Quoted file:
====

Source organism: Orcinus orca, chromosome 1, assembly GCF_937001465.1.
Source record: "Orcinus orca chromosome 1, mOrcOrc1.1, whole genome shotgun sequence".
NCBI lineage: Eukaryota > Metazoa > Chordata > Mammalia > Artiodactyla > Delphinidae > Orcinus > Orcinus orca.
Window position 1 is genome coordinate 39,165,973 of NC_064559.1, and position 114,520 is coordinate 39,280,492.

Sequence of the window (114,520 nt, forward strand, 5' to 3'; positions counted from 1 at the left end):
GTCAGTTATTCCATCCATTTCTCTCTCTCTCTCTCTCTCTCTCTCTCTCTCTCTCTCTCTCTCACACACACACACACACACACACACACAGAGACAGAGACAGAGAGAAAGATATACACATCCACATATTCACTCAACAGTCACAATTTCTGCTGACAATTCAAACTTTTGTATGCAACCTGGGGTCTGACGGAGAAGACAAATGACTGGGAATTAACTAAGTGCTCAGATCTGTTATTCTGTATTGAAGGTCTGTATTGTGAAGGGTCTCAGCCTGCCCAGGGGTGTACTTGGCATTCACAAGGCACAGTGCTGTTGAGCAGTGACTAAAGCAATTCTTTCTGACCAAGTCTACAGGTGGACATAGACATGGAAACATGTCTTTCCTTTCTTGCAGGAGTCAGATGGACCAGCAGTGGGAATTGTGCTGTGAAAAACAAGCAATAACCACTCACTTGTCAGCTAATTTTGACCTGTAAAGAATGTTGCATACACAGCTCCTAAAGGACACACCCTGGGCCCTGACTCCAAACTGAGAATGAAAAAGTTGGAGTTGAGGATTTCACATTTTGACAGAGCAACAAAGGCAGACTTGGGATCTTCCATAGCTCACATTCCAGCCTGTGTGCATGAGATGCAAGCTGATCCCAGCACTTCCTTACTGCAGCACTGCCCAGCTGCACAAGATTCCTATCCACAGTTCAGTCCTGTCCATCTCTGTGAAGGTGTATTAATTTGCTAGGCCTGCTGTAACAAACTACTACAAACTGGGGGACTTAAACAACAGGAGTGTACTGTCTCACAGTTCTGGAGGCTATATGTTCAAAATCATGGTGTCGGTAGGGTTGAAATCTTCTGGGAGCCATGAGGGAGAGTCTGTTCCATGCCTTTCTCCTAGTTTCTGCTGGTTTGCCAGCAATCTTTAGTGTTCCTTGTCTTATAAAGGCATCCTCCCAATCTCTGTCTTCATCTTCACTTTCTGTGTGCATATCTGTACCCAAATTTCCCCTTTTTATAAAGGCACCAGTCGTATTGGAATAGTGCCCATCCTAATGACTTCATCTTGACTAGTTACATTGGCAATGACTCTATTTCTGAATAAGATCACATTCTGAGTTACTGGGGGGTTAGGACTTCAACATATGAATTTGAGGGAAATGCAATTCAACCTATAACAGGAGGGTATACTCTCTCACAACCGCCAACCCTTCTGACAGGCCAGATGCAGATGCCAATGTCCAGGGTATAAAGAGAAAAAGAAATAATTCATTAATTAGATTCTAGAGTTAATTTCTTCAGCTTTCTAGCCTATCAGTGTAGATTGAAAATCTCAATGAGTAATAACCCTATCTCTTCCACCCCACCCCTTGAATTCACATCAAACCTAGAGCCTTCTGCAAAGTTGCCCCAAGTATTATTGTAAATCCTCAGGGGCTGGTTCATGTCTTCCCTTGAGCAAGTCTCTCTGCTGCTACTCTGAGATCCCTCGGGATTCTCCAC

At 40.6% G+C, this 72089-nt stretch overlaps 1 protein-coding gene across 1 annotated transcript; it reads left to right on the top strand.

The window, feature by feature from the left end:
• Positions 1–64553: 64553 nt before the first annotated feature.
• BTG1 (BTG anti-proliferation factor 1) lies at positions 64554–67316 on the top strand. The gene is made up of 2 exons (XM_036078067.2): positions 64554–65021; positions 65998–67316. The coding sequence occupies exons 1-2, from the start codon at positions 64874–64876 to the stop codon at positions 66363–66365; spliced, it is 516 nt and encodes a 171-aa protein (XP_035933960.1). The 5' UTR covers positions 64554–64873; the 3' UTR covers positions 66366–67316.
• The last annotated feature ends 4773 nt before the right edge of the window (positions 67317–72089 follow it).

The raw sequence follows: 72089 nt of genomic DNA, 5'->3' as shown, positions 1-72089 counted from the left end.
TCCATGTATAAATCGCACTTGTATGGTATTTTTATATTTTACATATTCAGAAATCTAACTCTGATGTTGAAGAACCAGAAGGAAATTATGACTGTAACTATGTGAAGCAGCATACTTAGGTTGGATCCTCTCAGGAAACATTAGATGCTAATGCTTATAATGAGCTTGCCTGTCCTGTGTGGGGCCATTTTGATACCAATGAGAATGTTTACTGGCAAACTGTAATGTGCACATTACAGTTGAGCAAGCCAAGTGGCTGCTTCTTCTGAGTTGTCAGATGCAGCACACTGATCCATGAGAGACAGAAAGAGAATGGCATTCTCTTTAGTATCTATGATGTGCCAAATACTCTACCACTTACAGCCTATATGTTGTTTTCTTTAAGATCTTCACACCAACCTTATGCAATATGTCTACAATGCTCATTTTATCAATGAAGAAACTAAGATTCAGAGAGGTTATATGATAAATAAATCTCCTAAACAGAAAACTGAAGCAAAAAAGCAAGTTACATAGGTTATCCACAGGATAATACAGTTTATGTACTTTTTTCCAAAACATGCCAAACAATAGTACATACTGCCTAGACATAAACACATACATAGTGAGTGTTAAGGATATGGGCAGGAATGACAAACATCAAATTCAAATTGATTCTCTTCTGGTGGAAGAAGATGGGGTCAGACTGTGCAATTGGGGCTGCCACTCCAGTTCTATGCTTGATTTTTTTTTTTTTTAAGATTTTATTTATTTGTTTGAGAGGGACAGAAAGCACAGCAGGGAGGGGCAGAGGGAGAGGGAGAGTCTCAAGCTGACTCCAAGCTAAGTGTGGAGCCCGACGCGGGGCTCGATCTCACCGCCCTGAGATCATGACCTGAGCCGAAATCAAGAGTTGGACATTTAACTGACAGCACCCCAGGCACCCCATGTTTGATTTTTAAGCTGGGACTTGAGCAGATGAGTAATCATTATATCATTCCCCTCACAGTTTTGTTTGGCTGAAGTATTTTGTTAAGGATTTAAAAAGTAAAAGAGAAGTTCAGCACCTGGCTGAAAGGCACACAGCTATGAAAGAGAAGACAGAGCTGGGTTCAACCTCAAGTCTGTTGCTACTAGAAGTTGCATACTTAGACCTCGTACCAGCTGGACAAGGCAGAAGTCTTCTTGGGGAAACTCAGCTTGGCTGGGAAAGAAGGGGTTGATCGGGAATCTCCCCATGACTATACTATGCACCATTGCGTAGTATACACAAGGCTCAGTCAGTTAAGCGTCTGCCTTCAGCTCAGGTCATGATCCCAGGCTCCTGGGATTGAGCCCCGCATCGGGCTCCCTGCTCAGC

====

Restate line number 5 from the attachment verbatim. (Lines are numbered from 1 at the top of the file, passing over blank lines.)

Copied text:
Sequence of the window (114,520 nt, forward strand, 5' to 3'; positions counted from 1 at the left end):